Michelangelo Reigns Over Renaissance Sculpture

With two major works, the overwhelming Pietà (1498-1499) and the monumental David (1501-1504), Michelangelo revolutionized and dominated Renaissance sculpture. This article is the second part of the dossier: "The arts of the Renaissance - Episode 2 - from 1450 to 1520" ( The Elephant n ° 18 ). 

Michelangelo, it is seventy years of artistic career. Both sculptor, painter, architect and poet, he began his apprenticeship in the studio of the painter Ghirlandaio (1449-1494). He is passionate about Donatello (c. 1386-1466) and ancient sculpture. He imposes himself by the power of his pathetic creation embodied by the Pietà and by an unprecedented monumental sculpture, David, symbol of Florentine power.   

"The most beautiful work of marble in Rome"

While Michelangelo finished his sculpture Bacchus (1497), the French cardinal Jean Villiers de La Groslaye commissioned the young artist to make a sculpture intended for the funeral chapel of Santa Petronilla, in Saint Peter's Basilica in the Vatican. The contract, signed on August 27, 1498, stipulates that the project consists of producing "the most beautiful work in marble in Rome". 

Confident in himself, Michelangelo negotiated at length to obtain the most beautiful marble from Carrara (Italy), so as to work in the best conditions. The contract also imposes the subject: a pietà. Very common in painting, the subject is relatively unusual in the monumental sculpture of the Italian peninsula.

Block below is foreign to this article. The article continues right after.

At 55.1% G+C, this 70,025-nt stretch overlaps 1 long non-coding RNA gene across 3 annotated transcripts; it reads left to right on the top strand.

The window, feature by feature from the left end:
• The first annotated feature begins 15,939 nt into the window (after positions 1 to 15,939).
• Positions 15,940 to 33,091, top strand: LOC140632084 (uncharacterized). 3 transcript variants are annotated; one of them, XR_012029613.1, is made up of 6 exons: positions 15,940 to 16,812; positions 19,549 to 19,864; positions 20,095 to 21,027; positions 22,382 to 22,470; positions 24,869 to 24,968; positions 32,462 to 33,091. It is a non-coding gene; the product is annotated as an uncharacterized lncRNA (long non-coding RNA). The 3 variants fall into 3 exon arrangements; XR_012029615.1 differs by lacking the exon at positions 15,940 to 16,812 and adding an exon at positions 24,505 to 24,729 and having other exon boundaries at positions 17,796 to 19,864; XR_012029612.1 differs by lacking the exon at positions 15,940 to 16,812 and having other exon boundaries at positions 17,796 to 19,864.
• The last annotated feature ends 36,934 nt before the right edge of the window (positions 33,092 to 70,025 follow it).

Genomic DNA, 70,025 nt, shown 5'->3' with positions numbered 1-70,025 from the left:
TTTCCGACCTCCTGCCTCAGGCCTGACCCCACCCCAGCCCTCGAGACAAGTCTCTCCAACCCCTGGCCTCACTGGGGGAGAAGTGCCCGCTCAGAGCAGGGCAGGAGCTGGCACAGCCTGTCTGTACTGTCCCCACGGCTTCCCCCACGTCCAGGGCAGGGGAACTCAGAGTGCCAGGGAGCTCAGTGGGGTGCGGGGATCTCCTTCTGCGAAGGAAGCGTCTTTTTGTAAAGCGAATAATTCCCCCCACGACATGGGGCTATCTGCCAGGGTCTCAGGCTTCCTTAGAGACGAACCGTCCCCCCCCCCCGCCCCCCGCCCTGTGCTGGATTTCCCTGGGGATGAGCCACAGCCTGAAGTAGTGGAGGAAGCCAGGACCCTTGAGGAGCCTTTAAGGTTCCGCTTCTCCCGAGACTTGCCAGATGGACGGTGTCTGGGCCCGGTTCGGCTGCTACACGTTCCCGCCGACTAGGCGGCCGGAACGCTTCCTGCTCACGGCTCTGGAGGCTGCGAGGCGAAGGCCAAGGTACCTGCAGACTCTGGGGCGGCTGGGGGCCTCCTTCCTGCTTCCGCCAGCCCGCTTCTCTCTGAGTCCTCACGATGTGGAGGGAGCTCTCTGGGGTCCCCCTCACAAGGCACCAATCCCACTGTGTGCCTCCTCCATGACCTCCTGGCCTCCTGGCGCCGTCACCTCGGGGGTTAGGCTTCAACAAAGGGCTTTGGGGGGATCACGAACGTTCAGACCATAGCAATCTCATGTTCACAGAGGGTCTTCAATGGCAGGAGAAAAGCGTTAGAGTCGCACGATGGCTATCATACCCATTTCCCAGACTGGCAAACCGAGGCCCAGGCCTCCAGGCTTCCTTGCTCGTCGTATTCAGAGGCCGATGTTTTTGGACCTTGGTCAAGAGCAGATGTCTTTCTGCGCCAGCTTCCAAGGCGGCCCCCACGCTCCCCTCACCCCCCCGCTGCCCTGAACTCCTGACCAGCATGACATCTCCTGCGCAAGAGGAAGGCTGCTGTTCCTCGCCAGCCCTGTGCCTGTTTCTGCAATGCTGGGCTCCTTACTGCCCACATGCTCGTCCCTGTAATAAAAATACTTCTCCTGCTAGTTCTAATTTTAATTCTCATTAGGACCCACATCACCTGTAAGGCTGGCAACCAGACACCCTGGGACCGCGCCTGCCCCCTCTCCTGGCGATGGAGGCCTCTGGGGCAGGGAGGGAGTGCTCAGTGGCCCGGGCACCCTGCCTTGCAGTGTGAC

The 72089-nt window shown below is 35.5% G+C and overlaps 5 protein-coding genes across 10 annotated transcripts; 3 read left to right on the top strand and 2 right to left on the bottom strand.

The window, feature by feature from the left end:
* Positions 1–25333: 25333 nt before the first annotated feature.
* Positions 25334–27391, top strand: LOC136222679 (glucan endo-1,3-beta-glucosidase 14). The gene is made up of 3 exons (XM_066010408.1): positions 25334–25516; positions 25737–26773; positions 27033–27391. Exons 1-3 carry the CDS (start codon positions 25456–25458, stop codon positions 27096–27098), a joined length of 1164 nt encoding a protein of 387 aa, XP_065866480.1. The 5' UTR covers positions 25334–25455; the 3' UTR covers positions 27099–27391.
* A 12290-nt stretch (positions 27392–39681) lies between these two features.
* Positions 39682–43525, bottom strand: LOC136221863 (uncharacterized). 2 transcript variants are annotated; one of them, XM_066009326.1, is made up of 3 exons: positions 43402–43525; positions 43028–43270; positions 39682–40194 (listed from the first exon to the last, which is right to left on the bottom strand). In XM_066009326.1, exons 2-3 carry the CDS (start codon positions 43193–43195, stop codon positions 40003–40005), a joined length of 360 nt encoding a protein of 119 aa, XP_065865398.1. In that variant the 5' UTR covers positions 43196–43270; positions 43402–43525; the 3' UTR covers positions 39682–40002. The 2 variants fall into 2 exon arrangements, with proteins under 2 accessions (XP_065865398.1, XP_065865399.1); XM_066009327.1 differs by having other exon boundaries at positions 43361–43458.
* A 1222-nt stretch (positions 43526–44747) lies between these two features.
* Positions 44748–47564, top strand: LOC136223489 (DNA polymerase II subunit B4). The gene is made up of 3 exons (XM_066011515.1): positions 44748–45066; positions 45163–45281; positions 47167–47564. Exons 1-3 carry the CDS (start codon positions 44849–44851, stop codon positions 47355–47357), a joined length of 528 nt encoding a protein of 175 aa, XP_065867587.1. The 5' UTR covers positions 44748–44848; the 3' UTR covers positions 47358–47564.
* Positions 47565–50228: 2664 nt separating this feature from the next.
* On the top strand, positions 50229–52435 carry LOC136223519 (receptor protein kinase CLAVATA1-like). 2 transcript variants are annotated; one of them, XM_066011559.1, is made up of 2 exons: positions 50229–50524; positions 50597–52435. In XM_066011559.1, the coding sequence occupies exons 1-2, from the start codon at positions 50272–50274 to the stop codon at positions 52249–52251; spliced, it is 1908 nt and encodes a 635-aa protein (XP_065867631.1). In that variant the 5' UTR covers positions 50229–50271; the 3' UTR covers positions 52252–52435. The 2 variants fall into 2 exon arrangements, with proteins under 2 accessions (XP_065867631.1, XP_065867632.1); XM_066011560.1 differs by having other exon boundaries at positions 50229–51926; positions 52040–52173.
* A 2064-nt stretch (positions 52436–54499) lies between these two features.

The Pieta by Michelangelo. Marble. St. Peter's Basilica in the Vatican (Rome). DR.

The pietà represents the painful moment of the descent from the Cross. Classic iconography isolates the Virgin mourning her dead son. Michelangelo's pyramidal composition opens with the gesture of Mary and revolves around her coat, the drape of which reveals all its plastic refinements. Christ is well proportioned but on a slightly smaller scale than his mother. 

Michelangelo carved the two figures out of a single block, and he did not want a Christ too imposing for the overall harmony. In front of the Pietà, we are faced with a work of devotion. A devotion whose codes Michelangelo will totally reinvent. The most striking thing is that Virgo appears to be the same age as her son. The answer to this riddle is given by Michelangelo himself. 

A biographer thus reports the sculptor's response to the attention of his detractors reproaching him for this age gap: Christ has the appearance of his natural age because he is seen in his humanity, he is the manifestation of the descent of the spirit on earth. As for the youthful face of Mary, the artist explains it by her desire to suggest her chastity and her eternal spiritual innocence. 

David by Michelangelo.  Marble.  Academy Gallery (Florence).  DR
David by Michelangelo. Marble. Academy Gallery (Florence). DR